Thursday, May 31, 2007

Organizational development

I've been reminiscing about my old bosses and my own experiences - and realizing that none of my bosses ever consciously applied the various motivational or job satisfaction tools. I knew that already, because when I became a boss, I looked on a few of them as "negative powers of example" as in "I'll do it differently." And I did, very consciously and deliberately, and with a lot of help.

About a year after I became Executive Director of City Harvest, the anti-hunger food rescue organization in NYC, I saw that the Support Center of NY (formed to help non-profits with management) was offering a workshop for new Executive Directors followed by a six-session Executive Director's Roundtable to go deeper into workshop lessons and discuss their application in a smaller group setting. Since I had only had mediocre bosses at best, I thought it would be good to learn something about how to be a better one. It's one of the best decisions I've ever made.

I stayed with the ED Roundtable for eight years. The woman who led it became my coach for 12 years. The other Roundtable members were coincidentally and then intentionally all women. They became my closest colleagues. We met once a month, each of us having time to present an issue, ask for the kind of help we needed (e.g. advice, listening, brainstorming, sympathy) and then get it. The group varied in size from six to eight; I was a member for 8 years and others for 1 to six years. I credit the Roundtable and my coach with my success in leading City Harvest for 11 years, because it was with them that I identified and then appropriately addressed various challenges.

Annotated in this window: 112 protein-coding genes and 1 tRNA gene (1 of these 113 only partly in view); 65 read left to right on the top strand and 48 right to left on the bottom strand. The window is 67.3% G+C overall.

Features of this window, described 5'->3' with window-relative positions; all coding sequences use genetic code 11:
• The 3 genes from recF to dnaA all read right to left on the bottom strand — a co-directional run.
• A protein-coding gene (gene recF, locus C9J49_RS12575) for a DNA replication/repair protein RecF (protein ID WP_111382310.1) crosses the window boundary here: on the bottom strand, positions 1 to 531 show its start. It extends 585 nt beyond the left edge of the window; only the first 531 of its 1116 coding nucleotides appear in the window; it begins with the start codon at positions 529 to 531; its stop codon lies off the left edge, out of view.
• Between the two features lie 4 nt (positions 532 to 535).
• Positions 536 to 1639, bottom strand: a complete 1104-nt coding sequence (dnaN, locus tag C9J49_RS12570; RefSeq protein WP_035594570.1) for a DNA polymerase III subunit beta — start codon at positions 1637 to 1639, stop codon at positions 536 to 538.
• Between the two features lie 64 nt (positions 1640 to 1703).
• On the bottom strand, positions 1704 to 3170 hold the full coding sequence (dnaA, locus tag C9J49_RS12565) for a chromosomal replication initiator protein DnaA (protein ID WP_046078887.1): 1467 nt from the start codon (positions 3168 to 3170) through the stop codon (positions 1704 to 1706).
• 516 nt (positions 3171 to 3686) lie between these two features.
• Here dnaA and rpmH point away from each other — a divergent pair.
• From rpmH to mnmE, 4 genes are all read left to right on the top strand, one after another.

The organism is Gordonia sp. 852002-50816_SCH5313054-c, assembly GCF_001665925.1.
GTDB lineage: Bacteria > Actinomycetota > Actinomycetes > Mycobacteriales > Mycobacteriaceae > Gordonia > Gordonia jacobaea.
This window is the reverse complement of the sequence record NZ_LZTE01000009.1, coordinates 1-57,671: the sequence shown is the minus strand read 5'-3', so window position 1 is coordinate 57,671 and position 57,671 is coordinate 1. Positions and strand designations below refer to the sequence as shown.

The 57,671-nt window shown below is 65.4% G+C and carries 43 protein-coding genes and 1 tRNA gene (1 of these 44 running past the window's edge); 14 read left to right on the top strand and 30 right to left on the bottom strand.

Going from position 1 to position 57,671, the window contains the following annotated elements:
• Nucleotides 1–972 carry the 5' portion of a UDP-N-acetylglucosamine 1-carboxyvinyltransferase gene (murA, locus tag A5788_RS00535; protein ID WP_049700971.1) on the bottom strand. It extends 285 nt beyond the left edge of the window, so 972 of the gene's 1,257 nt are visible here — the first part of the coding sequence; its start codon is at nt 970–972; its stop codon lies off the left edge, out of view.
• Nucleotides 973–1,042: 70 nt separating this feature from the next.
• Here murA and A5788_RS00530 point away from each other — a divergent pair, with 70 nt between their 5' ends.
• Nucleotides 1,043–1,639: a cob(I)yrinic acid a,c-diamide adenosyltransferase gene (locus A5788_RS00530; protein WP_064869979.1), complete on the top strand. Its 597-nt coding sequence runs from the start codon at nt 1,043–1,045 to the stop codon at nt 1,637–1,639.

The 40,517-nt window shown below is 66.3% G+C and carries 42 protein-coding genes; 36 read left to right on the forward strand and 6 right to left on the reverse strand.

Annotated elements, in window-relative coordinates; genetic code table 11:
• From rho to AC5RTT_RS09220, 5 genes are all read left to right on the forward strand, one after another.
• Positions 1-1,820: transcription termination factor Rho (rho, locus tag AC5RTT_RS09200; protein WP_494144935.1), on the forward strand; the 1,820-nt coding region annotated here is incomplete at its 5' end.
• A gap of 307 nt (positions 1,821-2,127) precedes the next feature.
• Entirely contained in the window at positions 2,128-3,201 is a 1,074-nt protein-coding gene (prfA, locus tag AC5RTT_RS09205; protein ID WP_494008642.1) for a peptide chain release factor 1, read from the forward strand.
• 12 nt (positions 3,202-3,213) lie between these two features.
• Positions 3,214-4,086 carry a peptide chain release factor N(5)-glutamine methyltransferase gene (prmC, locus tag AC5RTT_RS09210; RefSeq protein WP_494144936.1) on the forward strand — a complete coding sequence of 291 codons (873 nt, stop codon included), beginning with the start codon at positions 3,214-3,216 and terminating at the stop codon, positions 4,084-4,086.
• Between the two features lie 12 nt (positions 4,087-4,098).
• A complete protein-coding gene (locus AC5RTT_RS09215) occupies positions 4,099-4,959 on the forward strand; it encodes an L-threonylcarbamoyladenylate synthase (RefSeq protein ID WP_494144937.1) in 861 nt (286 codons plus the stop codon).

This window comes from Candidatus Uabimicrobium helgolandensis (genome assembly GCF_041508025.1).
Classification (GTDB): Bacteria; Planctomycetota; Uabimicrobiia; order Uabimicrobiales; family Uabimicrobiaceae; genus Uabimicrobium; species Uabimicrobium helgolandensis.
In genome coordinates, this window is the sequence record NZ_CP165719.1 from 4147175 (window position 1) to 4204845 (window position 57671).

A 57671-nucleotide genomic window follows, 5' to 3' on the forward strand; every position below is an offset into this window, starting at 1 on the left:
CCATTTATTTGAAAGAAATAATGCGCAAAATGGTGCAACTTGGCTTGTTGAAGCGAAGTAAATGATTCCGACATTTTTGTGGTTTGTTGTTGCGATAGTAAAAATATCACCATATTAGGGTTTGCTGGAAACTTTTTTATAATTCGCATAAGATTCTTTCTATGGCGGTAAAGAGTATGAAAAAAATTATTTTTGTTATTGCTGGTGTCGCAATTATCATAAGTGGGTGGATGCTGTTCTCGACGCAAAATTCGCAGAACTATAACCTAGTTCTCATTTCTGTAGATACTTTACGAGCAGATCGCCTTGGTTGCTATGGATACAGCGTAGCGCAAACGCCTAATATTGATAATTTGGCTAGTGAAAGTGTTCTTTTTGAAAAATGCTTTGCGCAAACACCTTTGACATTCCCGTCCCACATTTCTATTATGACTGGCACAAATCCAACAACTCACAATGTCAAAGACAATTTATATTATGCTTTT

For instance, I wanted to devote more organizational resources to developing people, to building a team ethos and environment, to establishing a "continuous improvement" work style. With the group and my coach's help, I developed a new position - Director of Organizational Development, responsible for human resources and everything associated with people. I purposely didn't use the term "Director of HR" because I'd encountered some awful ones along the way and I also didn't want the person to get bogged down in benefits and procedures. I wanted the person to see people as the essential components of the organization and to do everything required to motivate people to enroll in the City Harvest team, its culture, values and mission. That person reported directly to me, so the message to the organization was "this is really important."

Over time, that position evolved and changed but the general effect was the same: thoughtful consideration and application of leadership tools, including motivational and job satisfaction techniques. We (meaning the entire organization through a variety of methods) articulated core values and behaviors, integrated them into hiring and evaluation processes, used them in planning, etc. Strategic plan goals cascaded down through departments all the way to individual job descriptions. We had overall City Harvest team goals in several areas; when the organization met or exceeded them, everyone got a raise. To recognize individual performance, people also were give merit increases. I had monthly cross-function/multi-level small group "Javas with Julia" in the morning, for people to get to know each other and me better, air issues, get and give feedback. We had monthly staff meetings, planned to within an inch and designed to give everyone a chance to shine or participate. Staff gave each other recognition awards. We had fun and did team-building at annual one-day retreats. And more - all carefully considered and intentionally instituted and regularly reviewed (including surveying and chatting with staff).

It worked! Our results were phenomenal: 5-fold growth in funding and food distributed ($1.9 M to $10 M, 4.5 M lbs. of food to 23 M), 9-fold in people served (33,000 a week to 265,000 a week).